Wednesday, November 19, 2008

We Find Good Food Again.

Someday, some university or culinary institute with time and money on their hands will fund research on why little, itty-bitty villages are homes to such great eateries.

Last weekend we were shooting a lure coursing event in Chickasha, OK. The trial was in conjunction with a dog show, so when we were looking to get something to eat on Saturday evening, we were hoping to avoid any place glutted with "show people".

Thanks to the sleuthing skills of our friend Elizabeth Lane, we found ourselves driving ten miles north to the little town of Amber, (pop. 521), home of Ken's Steaks and Ribs.

As we approached the establishment on Main St. (no traffic signals or blinkers, just stop signs), we first noticed Ken's Gas Station, and Ken's Convenience Store, and finally, at the end of a long building, Ken's Steaks and Ribs. There were a few cars and trucks parked in front. Then we saw the rest of the parking lot. A very packed parking lot! The place was apparently very popular.

Fortunately for us, Elizabeth and our other 3 dining partners were already at the head of the line for our table, and so was Ken himself, dressed in white from head to toe, with red suspenders (and belt). He looked like a cross between Colonel Sanders and Arthur Fiedler. He whacked Margaret on the arm in friendly greeting as we approached.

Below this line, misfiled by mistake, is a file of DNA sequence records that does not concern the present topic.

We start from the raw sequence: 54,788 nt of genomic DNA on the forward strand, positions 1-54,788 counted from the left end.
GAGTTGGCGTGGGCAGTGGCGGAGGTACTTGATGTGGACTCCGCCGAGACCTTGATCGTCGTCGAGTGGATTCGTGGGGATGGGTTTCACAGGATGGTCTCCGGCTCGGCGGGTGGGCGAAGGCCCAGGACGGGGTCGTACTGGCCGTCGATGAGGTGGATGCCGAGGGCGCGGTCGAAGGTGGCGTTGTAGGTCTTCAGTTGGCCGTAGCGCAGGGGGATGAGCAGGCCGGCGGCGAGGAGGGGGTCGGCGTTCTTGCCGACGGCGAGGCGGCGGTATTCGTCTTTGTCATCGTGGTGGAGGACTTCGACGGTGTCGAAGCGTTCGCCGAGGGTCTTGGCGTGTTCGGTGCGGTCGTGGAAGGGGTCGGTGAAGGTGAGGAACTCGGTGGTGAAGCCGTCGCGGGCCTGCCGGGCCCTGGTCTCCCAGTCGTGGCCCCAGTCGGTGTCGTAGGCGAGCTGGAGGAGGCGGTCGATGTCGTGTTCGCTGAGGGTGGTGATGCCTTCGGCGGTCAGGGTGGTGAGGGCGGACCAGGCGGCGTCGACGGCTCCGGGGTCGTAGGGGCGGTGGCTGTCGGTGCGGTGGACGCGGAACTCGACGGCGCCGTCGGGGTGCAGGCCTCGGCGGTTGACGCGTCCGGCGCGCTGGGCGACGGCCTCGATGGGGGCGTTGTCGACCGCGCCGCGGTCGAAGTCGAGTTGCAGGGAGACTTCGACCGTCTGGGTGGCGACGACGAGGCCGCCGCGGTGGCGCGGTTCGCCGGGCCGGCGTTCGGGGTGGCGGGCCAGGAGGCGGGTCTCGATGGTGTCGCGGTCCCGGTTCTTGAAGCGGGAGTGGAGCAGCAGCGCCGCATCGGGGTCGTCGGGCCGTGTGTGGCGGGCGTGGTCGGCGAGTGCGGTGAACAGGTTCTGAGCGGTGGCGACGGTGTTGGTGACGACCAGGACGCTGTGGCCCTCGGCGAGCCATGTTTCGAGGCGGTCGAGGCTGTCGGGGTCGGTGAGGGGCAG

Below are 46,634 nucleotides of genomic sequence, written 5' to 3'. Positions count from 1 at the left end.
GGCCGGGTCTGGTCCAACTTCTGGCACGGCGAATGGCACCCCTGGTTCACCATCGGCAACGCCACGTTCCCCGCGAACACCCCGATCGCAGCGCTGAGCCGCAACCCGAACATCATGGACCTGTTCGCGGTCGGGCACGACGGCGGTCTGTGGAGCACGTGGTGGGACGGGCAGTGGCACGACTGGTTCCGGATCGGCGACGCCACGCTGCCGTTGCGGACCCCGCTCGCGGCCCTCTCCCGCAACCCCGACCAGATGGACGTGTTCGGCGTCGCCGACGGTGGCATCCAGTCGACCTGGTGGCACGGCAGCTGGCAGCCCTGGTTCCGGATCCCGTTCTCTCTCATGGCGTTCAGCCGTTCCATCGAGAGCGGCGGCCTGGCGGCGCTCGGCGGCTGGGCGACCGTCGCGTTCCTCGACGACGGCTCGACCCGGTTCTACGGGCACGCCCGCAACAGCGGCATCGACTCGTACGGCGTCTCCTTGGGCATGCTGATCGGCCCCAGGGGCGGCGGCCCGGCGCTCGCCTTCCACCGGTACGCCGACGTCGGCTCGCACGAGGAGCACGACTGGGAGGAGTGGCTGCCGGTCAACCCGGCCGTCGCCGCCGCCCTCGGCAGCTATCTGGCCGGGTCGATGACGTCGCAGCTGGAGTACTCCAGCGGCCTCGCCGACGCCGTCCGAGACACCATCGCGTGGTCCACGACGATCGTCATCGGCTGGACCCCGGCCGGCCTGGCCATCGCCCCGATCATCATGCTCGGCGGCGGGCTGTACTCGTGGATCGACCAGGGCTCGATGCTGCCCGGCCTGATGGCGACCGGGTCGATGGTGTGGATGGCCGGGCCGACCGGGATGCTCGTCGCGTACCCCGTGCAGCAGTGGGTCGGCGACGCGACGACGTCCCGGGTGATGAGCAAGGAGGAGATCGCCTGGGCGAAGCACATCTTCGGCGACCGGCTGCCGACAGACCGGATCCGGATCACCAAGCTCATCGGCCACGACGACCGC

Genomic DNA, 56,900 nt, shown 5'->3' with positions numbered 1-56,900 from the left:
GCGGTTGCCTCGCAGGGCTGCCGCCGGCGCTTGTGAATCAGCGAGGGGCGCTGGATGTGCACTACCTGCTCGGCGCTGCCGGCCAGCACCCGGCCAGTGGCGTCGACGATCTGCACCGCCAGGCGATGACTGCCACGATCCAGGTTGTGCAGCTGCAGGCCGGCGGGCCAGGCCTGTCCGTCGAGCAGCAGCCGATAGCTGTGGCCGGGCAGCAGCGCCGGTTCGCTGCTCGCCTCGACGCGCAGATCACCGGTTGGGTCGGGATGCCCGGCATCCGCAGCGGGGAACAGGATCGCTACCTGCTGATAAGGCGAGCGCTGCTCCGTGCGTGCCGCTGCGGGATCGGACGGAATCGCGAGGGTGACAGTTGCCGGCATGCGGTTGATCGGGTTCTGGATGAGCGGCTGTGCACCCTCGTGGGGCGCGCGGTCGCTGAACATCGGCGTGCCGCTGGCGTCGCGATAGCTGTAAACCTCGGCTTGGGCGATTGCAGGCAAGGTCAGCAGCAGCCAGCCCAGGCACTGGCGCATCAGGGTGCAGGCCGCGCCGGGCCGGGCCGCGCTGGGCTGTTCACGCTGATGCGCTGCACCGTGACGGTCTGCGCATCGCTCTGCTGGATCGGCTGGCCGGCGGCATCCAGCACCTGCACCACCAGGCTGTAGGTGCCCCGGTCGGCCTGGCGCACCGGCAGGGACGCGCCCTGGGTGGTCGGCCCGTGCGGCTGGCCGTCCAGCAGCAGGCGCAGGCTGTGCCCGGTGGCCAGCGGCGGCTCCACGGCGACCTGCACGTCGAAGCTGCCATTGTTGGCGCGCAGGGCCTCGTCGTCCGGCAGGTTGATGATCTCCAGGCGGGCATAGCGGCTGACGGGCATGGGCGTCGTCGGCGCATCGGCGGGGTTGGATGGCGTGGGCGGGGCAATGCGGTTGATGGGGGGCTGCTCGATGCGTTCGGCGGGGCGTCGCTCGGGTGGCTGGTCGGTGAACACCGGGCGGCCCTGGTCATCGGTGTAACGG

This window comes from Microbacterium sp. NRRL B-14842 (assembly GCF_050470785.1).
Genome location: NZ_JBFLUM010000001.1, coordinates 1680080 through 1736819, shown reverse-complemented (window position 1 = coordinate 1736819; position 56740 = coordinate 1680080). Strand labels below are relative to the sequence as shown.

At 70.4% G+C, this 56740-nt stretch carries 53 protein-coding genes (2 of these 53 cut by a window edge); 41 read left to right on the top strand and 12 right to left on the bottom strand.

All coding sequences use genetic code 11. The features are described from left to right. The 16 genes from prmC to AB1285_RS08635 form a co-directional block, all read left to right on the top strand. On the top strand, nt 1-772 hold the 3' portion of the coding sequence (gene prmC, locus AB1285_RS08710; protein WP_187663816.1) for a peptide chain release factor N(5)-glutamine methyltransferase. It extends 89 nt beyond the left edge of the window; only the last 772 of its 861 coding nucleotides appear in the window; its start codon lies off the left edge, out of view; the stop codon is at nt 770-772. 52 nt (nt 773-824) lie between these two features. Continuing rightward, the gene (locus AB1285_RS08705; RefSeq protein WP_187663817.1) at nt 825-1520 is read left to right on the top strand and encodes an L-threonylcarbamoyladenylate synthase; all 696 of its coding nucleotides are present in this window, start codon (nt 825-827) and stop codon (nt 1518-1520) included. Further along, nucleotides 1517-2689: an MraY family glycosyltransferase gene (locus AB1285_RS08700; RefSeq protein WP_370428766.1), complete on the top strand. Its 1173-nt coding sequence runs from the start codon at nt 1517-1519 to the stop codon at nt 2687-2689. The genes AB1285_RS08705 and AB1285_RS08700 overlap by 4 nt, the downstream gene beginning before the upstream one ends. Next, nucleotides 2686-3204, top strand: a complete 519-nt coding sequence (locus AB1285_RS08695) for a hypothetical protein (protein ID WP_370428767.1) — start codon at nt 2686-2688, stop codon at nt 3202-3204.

Down to business. Ken's serves only the basics, so there's no menu. Ribs (3 or 5), Sirloin (5oz or 8oz), Prime Rib, or Chicken. The salad bar is constantly kept fresh, with Romaine not iceberg! If you've never been there before (which Ken ascertains when you arrive), there's a basket of ribs on your table when you get back from the salad bar- one for each person at the table.

Our table was split between ribs (the best I've ever had, with a great dry rub that needed no sauce), and prime rib. The sirloin wasn't missed, though. As we were eating our salads, Ken approached the table and asked how we like to order steaks... we were pretty much together in the medium/medium rare camp. So Ken says, he's going to have the cook do up a medium rare sirloin for us to try. I'm trying not to use so many superlatives in this review, but by god that was the best tasting sirloin I've ever had.. seriously. Lean but juicy, with an almost buttery flavor. And really, really tender.

Based on this dining experience, we'll make the Chickasha trials a regular part of our Fall shooting schedule. It's not to be missed, even though....

...there's no bar or alcohol
...no credit cards, cash only
...only open Thursday through Saturday, 4-9:30

...at least our group comprised the only "show folk" in attendance.

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